About 5,000 units are treated each day at Los Angeles's American Dye House, the go-to premium denim dyeing and distressing facility for brands such as J. Crew, J Brand, Chrome Hearts, En Noir, RTA, Baldwin and more. And at the center of it all is Adam Vanunu, 27, who grew up experimenting with colorful chemicals and took over the family business seven years ago. Today, he continues the dye house's tradition of never cutting corners and designing specific washes and treatments based on clients' needs. "What we do over here is so special, the treatments that we offer and everything, so I wanted to take some family secrets and offer them to my own brand," says Vanunu about the genesis of his side project turned cult line: Cotton Citizen.
Vanunu launched the T-shirt line in 2012 exclusively at Fred Segal, and he still develops all the dye colors and washes the mens and womenswear collections by hand. "It really just went from being one T-shirt in a variety of colors to an entire lifestyle; it went from being in one retail store to 100-plus retail stores," he says about the line's growth. It's now sold by Shopbop, Revolve, Saks Fifth Avenue and more. He takes design inspiration from Kate Moss in the '90s and hopes to expand Cotton Citizen to home goods and childrenswear in the future.
But the cherry on top of the brand's development so far was the opening of its first retail location on Melrose Place on Aug. 12, where he hopes the family feeling of his business is felt by shoppers, too. It certainly will look different from every other boutique on the street: In addition to black and white basics, Vanunu will highlight only one color at a time in the shop's well-lit central rack, switching it every two to three weeks, to "keep people fresh." First up is a fresh mint green.
I spoke to Vanunu about running the family business at age 20, what makes Cotton Citizen different from other T-shirt lines and why he still has faith in brick-and-mortar shopping. Read on for highlights from our conversation.
You went straight from high school to the working full-time. Why?
It was an unfortunate situation: right when I got out of high school my father was diagnosed with cancer, so I came in. I always wanted to come in and join the family business, but I had no intention of doing it that early at that type of capacity. And customers would see me and they would have a respect towards me because of who we are in the industry and who my father was. They would support me and guide me through certain steps that you can't really go to school for. Then when my father passed, I was the one to take a lead. That came at the age of about 20 years old.
How have you seen the denim industry change in the last decade?
The whole industry has changed. It has all shifted from the extreme, large-scale brands that have been pioneering the industry with product and design — you're talking brands such as 7 [For All Mankind] or True Religion — these were the ones that pioneered things seven or eight years ago. It was everywhere and the product, at the end of the day, was very standard and it was very basic. [Now] people want a more direct relationship with the brands, therefore they're not shopping department stores or mass retailers as much. Once we started seeing that type of shift, you have to go and create a more speciality product. [Customers] want less of the generic, washed blue jean. They want more detail.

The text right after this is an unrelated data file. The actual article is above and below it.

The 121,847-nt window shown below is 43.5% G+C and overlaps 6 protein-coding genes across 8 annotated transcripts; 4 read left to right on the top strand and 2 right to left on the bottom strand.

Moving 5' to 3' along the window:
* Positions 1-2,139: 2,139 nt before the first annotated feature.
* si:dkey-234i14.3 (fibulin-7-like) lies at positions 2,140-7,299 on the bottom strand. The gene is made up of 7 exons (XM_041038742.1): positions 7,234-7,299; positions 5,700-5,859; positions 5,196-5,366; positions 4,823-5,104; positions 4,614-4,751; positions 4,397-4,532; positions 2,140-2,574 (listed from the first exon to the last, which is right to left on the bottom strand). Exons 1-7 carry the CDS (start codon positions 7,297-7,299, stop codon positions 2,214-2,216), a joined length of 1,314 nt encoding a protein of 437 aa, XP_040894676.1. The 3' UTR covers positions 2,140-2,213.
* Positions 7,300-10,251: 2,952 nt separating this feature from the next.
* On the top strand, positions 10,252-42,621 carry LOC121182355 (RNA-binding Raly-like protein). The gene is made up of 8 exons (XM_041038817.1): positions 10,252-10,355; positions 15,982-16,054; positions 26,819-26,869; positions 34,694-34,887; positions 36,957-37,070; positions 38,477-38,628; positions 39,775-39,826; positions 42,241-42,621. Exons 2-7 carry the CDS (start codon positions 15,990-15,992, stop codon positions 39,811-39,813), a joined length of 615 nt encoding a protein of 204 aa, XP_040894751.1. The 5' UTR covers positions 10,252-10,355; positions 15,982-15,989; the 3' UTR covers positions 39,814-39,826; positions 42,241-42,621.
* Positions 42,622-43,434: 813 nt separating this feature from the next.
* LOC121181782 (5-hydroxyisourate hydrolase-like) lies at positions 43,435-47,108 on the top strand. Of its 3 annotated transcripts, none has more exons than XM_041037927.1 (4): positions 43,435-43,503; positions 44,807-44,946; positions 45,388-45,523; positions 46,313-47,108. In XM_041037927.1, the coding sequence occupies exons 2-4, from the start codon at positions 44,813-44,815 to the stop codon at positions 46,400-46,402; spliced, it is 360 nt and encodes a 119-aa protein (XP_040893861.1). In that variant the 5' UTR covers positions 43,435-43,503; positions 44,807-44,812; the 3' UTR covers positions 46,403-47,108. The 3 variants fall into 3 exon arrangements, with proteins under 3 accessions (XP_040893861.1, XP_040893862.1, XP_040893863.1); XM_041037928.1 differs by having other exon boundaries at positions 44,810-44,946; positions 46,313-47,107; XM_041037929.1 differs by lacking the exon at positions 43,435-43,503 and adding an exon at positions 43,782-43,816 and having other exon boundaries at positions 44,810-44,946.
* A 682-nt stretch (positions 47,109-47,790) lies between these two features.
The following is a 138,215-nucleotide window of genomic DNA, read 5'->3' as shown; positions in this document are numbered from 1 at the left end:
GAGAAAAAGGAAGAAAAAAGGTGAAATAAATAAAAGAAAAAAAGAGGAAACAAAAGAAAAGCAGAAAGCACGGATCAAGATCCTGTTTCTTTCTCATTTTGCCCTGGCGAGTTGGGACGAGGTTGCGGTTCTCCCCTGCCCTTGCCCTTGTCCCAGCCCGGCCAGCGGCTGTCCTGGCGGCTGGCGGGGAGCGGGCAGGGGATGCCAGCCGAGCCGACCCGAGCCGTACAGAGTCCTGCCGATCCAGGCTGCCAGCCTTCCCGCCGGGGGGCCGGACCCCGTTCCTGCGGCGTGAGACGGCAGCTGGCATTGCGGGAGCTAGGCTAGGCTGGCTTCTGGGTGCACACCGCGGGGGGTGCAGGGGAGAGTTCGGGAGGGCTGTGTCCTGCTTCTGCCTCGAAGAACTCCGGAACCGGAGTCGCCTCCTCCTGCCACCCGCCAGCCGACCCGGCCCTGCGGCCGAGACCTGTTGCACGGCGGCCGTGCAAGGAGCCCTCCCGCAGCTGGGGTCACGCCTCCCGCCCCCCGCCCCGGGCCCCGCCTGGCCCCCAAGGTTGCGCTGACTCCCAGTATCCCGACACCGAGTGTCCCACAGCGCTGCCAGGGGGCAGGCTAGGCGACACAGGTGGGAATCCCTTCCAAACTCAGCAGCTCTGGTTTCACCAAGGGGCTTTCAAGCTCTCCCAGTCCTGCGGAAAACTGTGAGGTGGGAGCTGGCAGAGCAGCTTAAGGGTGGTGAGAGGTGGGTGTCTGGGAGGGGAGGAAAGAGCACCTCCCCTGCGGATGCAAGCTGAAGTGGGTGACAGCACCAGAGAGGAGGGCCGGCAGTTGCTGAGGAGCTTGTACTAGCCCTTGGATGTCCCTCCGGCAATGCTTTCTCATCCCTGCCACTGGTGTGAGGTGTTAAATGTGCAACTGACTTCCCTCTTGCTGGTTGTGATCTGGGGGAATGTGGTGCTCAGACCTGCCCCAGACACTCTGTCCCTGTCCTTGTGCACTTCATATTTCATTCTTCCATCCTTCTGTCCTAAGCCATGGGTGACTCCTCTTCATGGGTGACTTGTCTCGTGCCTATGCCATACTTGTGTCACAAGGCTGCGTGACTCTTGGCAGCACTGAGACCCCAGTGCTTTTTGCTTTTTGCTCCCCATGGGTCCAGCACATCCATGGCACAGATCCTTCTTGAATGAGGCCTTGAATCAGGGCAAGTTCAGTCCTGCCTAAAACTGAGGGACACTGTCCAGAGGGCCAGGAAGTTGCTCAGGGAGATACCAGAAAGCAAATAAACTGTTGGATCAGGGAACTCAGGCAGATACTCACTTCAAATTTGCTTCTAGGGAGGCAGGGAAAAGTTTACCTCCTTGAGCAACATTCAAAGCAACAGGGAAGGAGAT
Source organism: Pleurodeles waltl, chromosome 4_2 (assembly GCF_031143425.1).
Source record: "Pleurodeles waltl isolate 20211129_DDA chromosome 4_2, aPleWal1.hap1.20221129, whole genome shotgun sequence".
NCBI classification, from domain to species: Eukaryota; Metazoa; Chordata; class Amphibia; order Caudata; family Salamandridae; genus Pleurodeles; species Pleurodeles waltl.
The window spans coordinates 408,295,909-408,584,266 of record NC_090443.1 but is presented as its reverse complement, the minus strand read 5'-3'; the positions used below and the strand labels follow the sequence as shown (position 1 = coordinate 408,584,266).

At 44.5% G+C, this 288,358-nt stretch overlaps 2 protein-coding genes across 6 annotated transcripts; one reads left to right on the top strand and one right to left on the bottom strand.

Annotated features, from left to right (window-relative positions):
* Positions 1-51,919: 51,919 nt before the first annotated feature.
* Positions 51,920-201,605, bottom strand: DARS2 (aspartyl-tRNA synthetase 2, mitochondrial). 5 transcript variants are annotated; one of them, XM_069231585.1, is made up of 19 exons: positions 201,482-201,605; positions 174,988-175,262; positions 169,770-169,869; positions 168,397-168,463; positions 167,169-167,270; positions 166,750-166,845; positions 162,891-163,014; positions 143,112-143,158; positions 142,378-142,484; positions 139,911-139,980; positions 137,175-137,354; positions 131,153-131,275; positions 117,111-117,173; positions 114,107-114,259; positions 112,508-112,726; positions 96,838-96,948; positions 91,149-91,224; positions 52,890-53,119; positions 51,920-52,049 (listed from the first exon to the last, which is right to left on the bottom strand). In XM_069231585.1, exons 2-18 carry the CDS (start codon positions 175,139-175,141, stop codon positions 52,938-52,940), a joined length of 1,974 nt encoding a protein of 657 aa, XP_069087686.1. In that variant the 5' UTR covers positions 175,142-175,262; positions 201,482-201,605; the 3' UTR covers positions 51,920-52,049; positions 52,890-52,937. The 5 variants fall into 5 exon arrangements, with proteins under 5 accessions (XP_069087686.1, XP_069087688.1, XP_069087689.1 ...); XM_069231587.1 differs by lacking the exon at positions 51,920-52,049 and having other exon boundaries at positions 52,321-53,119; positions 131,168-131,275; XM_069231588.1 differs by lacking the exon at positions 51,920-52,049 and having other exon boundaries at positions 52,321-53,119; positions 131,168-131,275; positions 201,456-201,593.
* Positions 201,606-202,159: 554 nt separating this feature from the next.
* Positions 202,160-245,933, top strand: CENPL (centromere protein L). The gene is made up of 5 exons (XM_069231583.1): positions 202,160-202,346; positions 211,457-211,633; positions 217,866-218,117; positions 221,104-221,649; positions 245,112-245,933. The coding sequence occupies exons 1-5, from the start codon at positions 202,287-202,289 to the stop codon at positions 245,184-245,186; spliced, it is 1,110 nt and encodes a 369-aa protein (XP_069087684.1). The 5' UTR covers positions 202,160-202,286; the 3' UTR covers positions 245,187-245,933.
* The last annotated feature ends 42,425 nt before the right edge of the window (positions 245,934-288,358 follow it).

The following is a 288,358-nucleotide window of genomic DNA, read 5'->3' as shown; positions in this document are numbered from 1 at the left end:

You launched Cotton Citizen four years ago. How did that come about?
I've always wanted to have my own brand, but I've always wanted to do something that wouldn't [compete with] my customers. So I said: you know what, let me start a T-shirt brand. Jeans and T-shirts are such a lifestyle. It's a product that I know how to manufacture and I kind of just went into it and started making men's and women's classic T's. And it took off from that.
How is Cotton Citizen different from other T-shirt lines?
We really offer a premium garment. Having a facility where we can produce everything in house, we're not cutting any corners. We're going through every single step that you need to produce a quality garment. I pick the fabric, I launder it before I even cut and sew it, just so all the shrinkage gets out. That's a very important stage which most brands don't even do. And on top of that, when we're doing our dyes and our treatments, we provide a color fascinator to our washes so that the color doesn't bleed or fade and it stays as rich as the first day you got the shirt. No one else really does this. [The shirts are] knit in Carolina, everything made in the U.S., U.S. yarn, U.S. spun, everything is out here. And really it's just a great 100 percent cotton.
You opened the brand's first retail shop on Melrose Place earlier this month. Why was that important to you and how did you design the space?
The whole concept of the store is to have a real home for the brand and have a place where people can walk in and really get the true experience of what Cotton Citizen is. It's in the location where I've being going my whole life, it speaks to who I am. The location itself was very important to me. I wanted it to be a place where I'm always around, where everyone I know is always around.
Brick-and-mortar retail is having a tough time right now. Why invest in that format?
Most of time, I don't love something unless it's on me. And I'd rather do that in the comfort of my home. There's a comfortable aspect to shopping online. That's why you got to offer that experience. You've got to walk in and feel something different. From designing shopping bags to boxes to getting things gift wrapped for absolutely no reason — it's part of how we want to make you feel and come join our family and join our community. I haven't felt that way in a store in a long time. I had to make it... I want people to come in and feel a certain way about the shop.